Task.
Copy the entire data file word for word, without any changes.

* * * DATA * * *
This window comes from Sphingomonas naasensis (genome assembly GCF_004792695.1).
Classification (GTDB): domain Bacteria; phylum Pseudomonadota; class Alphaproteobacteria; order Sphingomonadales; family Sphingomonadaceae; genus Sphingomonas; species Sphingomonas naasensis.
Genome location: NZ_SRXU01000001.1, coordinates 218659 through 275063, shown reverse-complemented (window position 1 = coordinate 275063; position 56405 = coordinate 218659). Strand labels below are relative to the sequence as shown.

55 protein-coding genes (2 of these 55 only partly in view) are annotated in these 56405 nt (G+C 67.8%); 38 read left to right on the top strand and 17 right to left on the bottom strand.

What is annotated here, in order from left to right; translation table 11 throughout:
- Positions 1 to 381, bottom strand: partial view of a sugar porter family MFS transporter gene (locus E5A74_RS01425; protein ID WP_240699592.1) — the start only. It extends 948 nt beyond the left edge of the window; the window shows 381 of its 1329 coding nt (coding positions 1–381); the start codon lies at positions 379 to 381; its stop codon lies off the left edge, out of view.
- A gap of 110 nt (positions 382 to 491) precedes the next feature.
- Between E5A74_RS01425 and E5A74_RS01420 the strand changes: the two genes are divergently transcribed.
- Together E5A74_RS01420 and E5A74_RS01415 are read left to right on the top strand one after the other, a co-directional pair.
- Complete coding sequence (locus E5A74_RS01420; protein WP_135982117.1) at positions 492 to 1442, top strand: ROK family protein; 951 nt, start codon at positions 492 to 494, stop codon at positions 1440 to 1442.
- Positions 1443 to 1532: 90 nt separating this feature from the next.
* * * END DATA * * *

This window comes from Sphingomonas naasensis (genome assembly GCF_004792695.1).
Classification (GTDB): domain Bacteria; phylum Pseudomonadota; class Alphaproteobacteria; order Sphingomonadales; family Sphingomonadaceae; genus Sphingomonas; species Sphingomonas naasensis.
Genome location: NZ_SRXU01000001.1, coordinates 218659 through 275063, shown reverse-complemented (window position 1 = coordinate 275063; position 56405 = coordinate 218659). Strand labels below are relative to the sequence as shown.

55 protein-coding genes (2 of these 55 only partly in view) are annotated in these 56405 nt (G+C 67.8%); 38 read left to right on the top strand and 17 right to left on the bottom strand.

What is annotated here, in order from left to right; translation table 11 throughout:
- Positions 1 to 381, bottom strand: partial view of a sugar porter family MFS transporter gene (locus E5A74_RS01425; protein ID WP_240699592.1) — the start only. It extends 948 nt beyond the left edge of the window; the window shows 381 of its 1329 coding nt (coding positions 1–381); the start codon lies at positions 379 to 381; its stop codon lies off the left edge, out of view.
- A gap of 110 nt (positions 382 to 491) precedes the next feature.
- Between E5A74_RS01425 and E5A74_RS01420 the strand changes: the two genes are divergently transcribed.
- Together E5A74_RS01420 and E5A74_RS01415 are read left to right on the top strand one after the other, a co-directional pair.
- Complete coding sequence (locus E5A74_RS01420; protein WP_135982117.1) at positions 492 to 1442, top strand: ROK family protein; 951 nt, start codon at positions 492 to 494, stop codon at positions 1440 to 1442.
- Positions 1443 to 1532: 90 nt separating this feature from the next.